The validity of Chinese economic data has long been a topic of concern among economists. Many express scepticism over China’s official GDP data, suspecting the Chinese Government has likely manipulated the figures.
China is now set for a shake up regarding how it records its GDP figures, with Chinese officials suggesting that activity from the so-called sharing economy should be included
Xu Xianchun, the Deputy Head of the National Bureau of Statistics of China, recently told a press conference that certain free services now provided in the sharing economy are not being included in official GDP results, thereby causing the size of the Chinese economy to be underestimated.
Many economists express scepticism over China’s official GDP data, suspecting the Chinese Government has likely manipulated the figures
Activities such as couch surfing or crowd-sourced answers provided online are not registered as a transaction, and therefore not counted in GDP figures. However, Xu argued, they still should be thought of as economic activity. “The sharing economy shares homes, cars, parking spaces, books — the participants are individuals”, Xu was quoted as saying by the Financial Times. “So traditional statistic methods are unable to collect complete statistics.”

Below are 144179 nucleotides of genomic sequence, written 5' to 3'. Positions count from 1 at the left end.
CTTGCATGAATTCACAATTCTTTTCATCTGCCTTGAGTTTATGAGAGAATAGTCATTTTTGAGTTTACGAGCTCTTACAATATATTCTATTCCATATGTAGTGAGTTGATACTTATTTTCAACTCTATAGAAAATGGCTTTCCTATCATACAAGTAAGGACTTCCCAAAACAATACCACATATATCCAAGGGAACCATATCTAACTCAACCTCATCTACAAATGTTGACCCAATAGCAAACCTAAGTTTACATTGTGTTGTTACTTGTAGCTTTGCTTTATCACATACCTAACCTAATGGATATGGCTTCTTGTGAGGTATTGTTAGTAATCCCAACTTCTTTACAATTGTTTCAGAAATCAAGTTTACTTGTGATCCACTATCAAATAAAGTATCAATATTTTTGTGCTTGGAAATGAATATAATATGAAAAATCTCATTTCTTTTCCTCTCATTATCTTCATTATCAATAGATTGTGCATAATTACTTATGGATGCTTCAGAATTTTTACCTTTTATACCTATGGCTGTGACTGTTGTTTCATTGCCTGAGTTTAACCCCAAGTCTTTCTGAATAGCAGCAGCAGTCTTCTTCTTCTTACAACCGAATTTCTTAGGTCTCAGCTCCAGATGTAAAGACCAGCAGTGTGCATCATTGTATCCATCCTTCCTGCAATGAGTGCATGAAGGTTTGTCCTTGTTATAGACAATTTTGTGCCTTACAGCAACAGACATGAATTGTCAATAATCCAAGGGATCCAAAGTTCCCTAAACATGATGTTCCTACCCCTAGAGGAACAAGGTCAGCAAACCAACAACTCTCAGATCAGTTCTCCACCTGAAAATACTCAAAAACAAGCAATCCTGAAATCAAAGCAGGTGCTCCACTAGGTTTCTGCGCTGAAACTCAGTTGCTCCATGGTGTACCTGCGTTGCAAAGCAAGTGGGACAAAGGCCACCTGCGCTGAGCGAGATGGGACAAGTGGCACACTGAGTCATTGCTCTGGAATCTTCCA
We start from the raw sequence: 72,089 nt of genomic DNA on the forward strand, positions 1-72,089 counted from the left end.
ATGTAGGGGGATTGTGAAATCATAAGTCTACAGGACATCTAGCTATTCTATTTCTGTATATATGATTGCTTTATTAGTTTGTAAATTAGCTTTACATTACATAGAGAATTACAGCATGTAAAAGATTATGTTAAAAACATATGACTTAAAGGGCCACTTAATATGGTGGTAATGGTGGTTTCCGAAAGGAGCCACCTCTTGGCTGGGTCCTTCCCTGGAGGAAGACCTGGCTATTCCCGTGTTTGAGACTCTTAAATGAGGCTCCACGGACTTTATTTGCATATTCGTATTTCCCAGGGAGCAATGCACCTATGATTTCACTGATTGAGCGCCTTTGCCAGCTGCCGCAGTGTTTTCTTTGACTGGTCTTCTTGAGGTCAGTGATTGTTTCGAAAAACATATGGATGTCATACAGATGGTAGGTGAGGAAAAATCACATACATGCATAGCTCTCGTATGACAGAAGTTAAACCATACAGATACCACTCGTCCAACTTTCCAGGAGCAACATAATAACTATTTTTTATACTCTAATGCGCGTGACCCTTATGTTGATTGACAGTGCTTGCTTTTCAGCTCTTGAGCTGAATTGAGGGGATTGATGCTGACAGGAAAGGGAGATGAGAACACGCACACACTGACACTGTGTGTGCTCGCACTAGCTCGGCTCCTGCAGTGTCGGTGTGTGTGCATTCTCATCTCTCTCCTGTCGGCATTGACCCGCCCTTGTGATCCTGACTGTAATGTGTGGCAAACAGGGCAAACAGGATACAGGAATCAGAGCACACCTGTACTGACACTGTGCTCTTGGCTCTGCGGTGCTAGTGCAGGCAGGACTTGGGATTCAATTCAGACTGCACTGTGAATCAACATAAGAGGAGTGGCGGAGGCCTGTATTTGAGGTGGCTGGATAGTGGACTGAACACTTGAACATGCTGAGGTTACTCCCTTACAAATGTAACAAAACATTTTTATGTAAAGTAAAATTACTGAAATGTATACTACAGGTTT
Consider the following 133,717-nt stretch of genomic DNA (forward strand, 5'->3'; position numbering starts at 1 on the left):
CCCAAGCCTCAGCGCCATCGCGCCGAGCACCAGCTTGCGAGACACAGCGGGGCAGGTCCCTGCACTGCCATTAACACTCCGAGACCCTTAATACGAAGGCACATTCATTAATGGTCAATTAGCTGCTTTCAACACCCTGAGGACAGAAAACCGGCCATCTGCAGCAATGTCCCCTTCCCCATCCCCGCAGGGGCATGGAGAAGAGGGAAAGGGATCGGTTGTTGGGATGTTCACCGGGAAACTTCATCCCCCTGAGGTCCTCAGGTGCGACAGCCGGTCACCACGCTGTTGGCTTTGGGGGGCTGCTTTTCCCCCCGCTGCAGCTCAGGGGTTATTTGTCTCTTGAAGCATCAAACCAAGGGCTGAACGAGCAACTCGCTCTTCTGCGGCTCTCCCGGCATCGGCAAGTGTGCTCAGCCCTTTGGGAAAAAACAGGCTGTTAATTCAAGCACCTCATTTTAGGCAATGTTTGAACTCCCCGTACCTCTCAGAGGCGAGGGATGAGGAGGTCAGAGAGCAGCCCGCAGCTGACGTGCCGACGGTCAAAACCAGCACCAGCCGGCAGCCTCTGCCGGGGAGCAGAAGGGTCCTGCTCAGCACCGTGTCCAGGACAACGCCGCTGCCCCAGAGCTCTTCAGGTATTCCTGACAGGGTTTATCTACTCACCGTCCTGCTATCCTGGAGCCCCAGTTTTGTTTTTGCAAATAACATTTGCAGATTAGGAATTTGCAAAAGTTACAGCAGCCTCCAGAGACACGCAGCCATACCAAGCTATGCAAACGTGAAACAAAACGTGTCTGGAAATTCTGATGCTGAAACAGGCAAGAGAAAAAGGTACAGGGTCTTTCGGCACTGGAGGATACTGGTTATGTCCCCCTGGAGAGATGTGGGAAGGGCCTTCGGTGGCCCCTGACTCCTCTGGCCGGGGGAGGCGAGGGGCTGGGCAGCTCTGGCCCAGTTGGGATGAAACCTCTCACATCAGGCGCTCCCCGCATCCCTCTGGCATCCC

To include these uncounted activities, Xu argued that China should develop new methodologies that will ensure their inclusion. However, while accounting for the as yet unrecorded sharing economy activity of hundreds of millions of Chinese consumers would likely provide a significant boost to China’s GDP figures, it is likely to further fuel global mistrust of their credibility.
The proposal comes at the same time as the Chinese search engine provider, Baidu, has announced that it hopes to launch its own measure of economic growth. The internet giant claims that it intends to create its own macroeconomic indicators, using data it collects from its 700 million users. Speaking to CNN Money, Wu Haishan, Senior Data Scientist at Baidu, said that the internet firm’s many users “represent a good portion of Chinese consumer behaviour”.